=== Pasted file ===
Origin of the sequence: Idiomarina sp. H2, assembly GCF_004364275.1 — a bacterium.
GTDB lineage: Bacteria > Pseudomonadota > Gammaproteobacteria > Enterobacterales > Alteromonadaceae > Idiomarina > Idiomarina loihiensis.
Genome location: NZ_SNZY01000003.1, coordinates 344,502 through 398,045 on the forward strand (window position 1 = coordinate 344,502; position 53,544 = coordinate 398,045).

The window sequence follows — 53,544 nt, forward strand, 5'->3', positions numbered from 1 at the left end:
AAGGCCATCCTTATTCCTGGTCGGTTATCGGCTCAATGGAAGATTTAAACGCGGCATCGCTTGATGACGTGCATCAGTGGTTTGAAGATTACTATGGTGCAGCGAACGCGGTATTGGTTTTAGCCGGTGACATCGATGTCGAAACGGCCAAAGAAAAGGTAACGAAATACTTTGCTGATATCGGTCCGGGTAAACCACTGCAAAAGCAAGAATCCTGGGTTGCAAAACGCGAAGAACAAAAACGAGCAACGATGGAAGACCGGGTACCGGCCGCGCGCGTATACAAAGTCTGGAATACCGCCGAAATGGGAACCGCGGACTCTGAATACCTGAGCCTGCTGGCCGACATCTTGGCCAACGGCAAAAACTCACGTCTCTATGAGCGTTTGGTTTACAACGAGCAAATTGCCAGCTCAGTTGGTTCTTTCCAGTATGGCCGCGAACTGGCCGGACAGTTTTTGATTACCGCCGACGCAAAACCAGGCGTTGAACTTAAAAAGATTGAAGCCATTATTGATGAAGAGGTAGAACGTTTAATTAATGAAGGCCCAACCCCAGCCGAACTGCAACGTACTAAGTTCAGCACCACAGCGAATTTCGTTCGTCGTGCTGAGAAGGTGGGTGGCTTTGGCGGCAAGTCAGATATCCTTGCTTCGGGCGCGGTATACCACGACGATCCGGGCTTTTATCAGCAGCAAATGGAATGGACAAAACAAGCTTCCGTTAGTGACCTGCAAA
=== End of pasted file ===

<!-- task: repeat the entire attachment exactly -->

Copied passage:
Origin of the sequence: Idiomarina sp. H2, assembly GCF_004364275.1 — a bacterium.
GTDB lineage: Bacteria > Pseudomonadota > Gammaproteobacteria > Enterobacterales > Alteromonadaceae > Idiomarina > Idiomarina loihiensis.
Genome location: NZ_SNZY01000003.1, coordinates 344,502 through 398,045 on the forward strand (window position 1 = coordinate 344,502; position 53,544 = coordinate 398,045).

The window sequence follows — 53,544 nt, forward strand, 5'->3', positions numbered from 1 at the left end:
AAGGCCATCCTTATTCCTGGTCGGTTATCGGCTCAATGGAAGATTTAAACGCGGCATCGCTTGATGACGTGCATCAGTGGTTTGAAGATTACTATGGTGCAGCGAACGCGGTATTGGTTTTAGCCGGTGACATCGATGTCGAAACGGCCAAAGAAAAGGTAACGAAATACTTTGCTGATATCGGTCCGGGTAAACCACTGCAAAAGCAAGAATCCTGGGTTGCAAAACGCGAAGAACAAAAACGAGCAACGATGGAAGACCGGGTACCGGCCGCGCGCGTATACAAAGTCTGGAATACCGCCGAAATGGGAACCGCGGACTCTGAATACCTGAGCCTGCTGGCCGACATCTTGGCCAACGGCAAAAACTCACGTCTCTATGAGCGTTTGGTTTACAACGAGCAAATTGCCAGCTCAGTTGGTTCTTTCCAGTATGGCCGCGAACTGGCCGGACAGTTTTTGATTACCGCCGACGCAAAACCAGGCGTTGAACTTAAAAAGATTGAAGCCATTATTGATGAAGAGGTAGAACGTTTAATTAATGAAGGCCCAACCCCAGCCGAACTGCAACGTACTAAGTTCAGCACCACAGCGAATTTCGTTCGTCGTGCTGAGAAGGTGGGTGGCTTTGGCGGCAAGTCAGATATCCTTGCTTCGGGCGCGGTATACCACGACGATCCGGGCTTTTATCAGCAGCAAATGGAATGGACAAAACAAGCTTCCGTTAGTGACCTGCAAA